Last but one day of voting in http://www.peoplesbookprize.com/book.php?id=927 I should know by Monday (I hope) whether or not I’ve made the finals – please do check it out and (only if you enjoy the excerpt) vote for me.
I have just seen the blurb for an 8-week online course (FREE) on historical fiction – thank you Richard Lee for flagging it up. It certainly sounds interesting – I’ve signed up and will review it once it’s started / finished.
I have always been attracted to dragons – even scary, fire-breathing, nasty / huge ones like the dragon guarding the gold in The Hobbit. And although I am definitely not an ‘ornament person’ I find it hard not to buy china or pottery ones when I see them, so how could I resist this article about an engraved ostrich egg which mentions dragons…
Fascinating and rather lovely.
To complement the last post, a short article by Julian Stockwin on forming an historic mindset and a pitfall to avoid.
This is of course harder the farther back in history you go, but the principle remains valid. Trying to immerse yourself in a different time and place can be fun…and cold…and unpleasant…and smelly…and dangerous…and exciting…and, and, and… The list is endless, but the more you can try to experience what a person would have seen, heard, felt, thought, done in, for example, 16th century Scotland in my case, the more authentic the writing will be.
And a final comment on research, implied by both Reynolds and Stockwin, but not explicitly stated, a writer should know much, much more about their period than ever goes into their books.
Helpful summing up from Michael Reynolds of an issue that historical fiction writers face all the time – how to balance historical accuracy against the needs of a story. I totally endorse his suggestions for ways of overcoming problems.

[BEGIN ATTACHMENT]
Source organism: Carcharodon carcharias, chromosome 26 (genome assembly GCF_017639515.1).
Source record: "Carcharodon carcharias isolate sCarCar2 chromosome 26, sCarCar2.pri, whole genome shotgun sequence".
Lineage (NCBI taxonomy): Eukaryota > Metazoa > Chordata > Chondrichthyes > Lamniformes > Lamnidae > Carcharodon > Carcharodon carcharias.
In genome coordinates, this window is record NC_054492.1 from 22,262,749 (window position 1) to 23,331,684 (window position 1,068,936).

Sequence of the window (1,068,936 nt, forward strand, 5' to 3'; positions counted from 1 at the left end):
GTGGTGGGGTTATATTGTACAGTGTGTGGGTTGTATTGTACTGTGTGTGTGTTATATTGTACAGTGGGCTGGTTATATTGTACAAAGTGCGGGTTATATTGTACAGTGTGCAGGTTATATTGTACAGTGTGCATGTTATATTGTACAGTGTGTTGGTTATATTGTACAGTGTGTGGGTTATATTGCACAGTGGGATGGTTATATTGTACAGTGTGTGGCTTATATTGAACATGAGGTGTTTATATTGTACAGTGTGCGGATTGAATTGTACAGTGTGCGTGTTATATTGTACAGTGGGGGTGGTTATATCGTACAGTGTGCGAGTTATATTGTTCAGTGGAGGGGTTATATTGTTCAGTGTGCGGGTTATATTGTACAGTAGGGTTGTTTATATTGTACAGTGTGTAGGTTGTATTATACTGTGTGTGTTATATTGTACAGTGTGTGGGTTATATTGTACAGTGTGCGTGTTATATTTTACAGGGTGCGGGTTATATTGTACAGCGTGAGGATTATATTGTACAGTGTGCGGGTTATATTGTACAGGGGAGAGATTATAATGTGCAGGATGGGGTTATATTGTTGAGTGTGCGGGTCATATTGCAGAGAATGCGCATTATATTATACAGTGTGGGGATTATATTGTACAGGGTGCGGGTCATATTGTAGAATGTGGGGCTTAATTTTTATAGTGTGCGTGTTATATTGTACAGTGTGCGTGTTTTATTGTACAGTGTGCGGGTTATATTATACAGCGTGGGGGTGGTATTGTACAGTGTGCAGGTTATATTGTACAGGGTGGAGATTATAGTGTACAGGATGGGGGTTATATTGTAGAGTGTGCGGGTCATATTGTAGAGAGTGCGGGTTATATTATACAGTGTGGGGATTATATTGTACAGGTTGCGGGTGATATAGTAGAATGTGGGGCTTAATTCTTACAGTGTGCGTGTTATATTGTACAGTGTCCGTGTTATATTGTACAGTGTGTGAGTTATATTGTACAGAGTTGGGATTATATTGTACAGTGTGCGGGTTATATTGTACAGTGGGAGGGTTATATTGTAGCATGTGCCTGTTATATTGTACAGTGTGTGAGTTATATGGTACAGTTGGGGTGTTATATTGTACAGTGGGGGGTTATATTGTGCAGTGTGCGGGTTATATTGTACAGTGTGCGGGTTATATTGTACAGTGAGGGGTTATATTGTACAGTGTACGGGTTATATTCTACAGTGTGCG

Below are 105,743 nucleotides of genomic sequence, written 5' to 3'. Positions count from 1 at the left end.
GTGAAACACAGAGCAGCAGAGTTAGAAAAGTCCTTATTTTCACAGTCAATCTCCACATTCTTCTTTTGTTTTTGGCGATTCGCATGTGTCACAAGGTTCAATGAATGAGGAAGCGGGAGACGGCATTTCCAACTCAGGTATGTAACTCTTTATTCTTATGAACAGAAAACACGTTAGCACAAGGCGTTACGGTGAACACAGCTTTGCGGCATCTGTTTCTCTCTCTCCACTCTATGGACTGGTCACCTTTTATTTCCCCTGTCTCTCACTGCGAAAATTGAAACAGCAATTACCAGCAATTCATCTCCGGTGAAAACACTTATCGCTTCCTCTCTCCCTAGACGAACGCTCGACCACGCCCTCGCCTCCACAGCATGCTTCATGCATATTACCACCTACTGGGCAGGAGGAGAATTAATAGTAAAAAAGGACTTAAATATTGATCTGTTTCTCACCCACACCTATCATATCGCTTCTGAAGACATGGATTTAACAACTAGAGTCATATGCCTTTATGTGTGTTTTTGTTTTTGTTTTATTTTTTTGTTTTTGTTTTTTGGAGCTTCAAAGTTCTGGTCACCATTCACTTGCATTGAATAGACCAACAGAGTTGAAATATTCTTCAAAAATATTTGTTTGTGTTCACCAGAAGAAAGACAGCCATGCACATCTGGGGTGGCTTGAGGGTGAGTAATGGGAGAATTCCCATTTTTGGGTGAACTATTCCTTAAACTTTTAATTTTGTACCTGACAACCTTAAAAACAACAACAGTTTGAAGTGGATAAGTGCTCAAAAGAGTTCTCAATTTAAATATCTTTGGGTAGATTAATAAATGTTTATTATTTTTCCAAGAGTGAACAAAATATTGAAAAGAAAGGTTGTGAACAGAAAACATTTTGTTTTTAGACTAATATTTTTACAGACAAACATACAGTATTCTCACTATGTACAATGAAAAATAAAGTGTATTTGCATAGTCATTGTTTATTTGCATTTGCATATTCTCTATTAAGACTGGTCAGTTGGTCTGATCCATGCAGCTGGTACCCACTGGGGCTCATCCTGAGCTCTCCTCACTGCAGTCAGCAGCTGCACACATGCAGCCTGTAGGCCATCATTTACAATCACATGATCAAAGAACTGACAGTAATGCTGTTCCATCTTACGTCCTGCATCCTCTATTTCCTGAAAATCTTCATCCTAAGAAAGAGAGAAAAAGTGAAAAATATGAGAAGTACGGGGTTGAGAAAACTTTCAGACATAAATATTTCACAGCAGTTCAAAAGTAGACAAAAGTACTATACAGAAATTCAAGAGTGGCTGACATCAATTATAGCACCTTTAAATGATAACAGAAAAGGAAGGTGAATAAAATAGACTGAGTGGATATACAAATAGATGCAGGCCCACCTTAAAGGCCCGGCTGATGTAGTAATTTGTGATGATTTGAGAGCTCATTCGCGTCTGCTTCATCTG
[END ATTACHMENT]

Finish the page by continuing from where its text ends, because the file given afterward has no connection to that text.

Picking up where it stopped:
What a fabulous link (courtesy of the EHFA page on FB) I don’t know how accurate all of this is, but certainly well worth book marking and using as a starting point in research
I continue to be moved by the comments that folk are leaving on my book page in http://www.peoplesbookprize.com/book.php?id=927 It makes the nomination for the competition worthwhile, whatever the outcome, to see that folk are enjoying my writing. And an added impetus to get on with the sequel!
Follow the link or check out the reviews page here under Turn of the Tide for some examples.
I’ve read so many times and in so many places that good reviews are important so a heartfelt plea to the writers who have commented there having read the whole book, please, please add your comments on Amazon (and Goodreads if you are involved there.)
I would really appreciate it.
For all Peninsular War enthusiasts. – Read Mark Patton’s article on early attempts to set up a spy ring – not quite James Bond…
Excited to be involved in Blackwells Writers @ The Fringe on Thursday 29th August -6.00pm – 8.00pm
Anyone in Edinburgh at that time and free to come, I’d love to see you…
I will be giving a Powerpoint presentation on the ‘Long Road to Publication’ along with reading from Turn of the Tide and a Q/A session at Peebles Arts Festival. 4.00pm on 27th August.
Anyone within shouting distance of Peebles, VERY welcome to attend – I don’t want to be talking to myself…